Even before COVID-19 came on the scene, Sandelin was keeping a close eye on the beef industry. He feels that the lack of public knowledge about raising beef or knowing where their food comes from has affected the beef industry. But Sandelin believes the beef market will rebound.
One of the drawbacks Sandelin has found to be handicapping beef farmers is the impact of a handful of processors controlling around 75% of the beef industry’s output into the marketplace. In recent years, companies like Tyson, Cargill, JBS and National Beef have seen their profits multiply, while beef producers are suffering instead of sharing in the industry’s economic success.
As with many other enterprises, meat processing and the supply chain for beef have taken a hit from the COVID-19 pandemic. Not only has beef processing been slowed by worker illnesses and plant shutdowns, but the related fear of product contamination with the coronavirus has also created a climate of consumer concern. Sandelin points to reports about the Wendy’s fast food chain no longer serving fresh all-beef burgers in some of its restaurants, due in part to supply issues, but perhaps also in part due to customer fears.
Sandelin is a big proponent of households buying their beef from a local producer. He sees this option as a remedy, both to a breakdown in the beef supply chain of the mega-processors, as well as to consumer reticence to purchase meat without knowing where it came from. Buying direct from a farm also gives consumers confidence about who has had contact with the beef from farm to purchase location. However, Sandelin said, although dealing directly with a local beef operation can be a substantial boon to beef producers and families hungry for quality beef, especially in southeast Pennsylvania, there is a lack of small, custom meat-processing businesses.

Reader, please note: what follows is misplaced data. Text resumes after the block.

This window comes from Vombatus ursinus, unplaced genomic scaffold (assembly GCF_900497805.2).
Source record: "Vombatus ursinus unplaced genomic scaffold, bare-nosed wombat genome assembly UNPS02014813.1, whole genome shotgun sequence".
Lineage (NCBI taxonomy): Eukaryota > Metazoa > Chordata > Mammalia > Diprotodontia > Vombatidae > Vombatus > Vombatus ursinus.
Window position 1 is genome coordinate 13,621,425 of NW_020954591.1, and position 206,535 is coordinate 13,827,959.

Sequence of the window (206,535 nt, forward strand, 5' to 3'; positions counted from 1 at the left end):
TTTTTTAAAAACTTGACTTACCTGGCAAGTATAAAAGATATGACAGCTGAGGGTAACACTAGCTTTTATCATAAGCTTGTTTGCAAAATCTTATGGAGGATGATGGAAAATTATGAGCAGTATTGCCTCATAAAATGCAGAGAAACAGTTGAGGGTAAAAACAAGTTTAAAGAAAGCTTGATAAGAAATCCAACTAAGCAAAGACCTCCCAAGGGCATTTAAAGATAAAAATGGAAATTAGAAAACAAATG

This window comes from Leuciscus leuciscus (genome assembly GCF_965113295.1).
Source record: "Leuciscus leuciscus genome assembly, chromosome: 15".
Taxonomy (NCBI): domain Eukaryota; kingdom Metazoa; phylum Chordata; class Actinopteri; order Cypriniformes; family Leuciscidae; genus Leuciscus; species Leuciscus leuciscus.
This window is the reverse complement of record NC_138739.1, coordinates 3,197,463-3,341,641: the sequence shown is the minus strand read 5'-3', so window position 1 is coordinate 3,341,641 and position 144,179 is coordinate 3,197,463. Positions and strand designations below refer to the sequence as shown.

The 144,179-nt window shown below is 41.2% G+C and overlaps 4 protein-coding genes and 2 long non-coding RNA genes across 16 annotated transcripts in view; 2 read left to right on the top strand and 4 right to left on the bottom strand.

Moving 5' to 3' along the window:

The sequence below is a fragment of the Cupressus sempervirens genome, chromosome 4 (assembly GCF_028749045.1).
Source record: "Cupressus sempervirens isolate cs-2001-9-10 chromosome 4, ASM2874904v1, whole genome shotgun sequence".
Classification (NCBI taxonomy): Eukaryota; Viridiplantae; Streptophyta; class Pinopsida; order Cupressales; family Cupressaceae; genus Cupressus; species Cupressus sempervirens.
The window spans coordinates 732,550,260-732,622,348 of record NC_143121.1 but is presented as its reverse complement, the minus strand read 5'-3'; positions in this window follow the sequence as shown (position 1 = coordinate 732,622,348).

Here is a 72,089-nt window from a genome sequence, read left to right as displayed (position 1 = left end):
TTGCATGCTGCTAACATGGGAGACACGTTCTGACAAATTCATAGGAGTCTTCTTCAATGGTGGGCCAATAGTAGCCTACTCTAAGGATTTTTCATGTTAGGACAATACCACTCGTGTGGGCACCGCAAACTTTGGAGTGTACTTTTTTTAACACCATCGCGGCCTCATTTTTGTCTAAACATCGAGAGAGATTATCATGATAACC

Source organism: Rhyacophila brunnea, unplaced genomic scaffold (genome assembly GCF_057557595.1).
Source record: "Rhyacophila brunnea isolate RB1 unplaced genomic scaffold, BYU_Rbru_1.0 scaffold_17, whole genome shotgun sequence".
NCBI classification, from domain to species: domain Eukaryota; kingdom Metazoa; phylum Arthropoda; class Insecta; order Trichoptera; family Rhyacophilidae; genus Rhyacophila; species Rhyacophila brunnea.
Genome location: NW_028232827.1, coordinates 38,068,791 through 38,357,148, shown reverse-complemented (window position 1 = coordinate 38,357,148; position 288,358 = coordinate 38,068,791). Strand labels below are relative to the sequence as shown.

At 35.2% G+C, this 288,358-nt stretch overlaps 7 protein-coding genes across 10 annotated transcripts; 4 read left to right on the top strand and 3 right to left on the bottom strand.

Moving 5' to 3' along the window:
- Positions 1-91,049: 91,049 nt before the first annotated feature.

He thinks that the coronavirus pandemic might effectively create a preference for locally produced meats over national brands, so long as the price remains competitive. That being said, he also believes that the nation’s meat supply, including beef, is safe from COVID-related contamination.
But without a crystal ball, Sandelin admits that it’s hard for anyone to forecast when the meat industry in general — and the beef industry in particular — will return to some semblance of normalcy in processing and distribution operations. He estimates this might take three to six months, but said it will depend primarily on factors from the pandemic’s own timeline.
Regarding the far-reaching effects of the pandemic on agricultural education at Delaware Valley University, Sandelin predicts that DelVal and other institutions of higher learning will be looking to offer more online classes on a permanent basis. But, he said, especially in the field of animal science, it is very difficult online to teach the hands-on learning that takes place in agricultural laboratories. Nevertheless, Sandelin said, his faculty has been “doing a great job” of making sure students are still learning in a time of physical distancing.
He’s optimistic that his school and staff will be able to meet future challenges through diligence and innovation.
Sue Bowman is a freelance writer in southeastern Pennsylvania.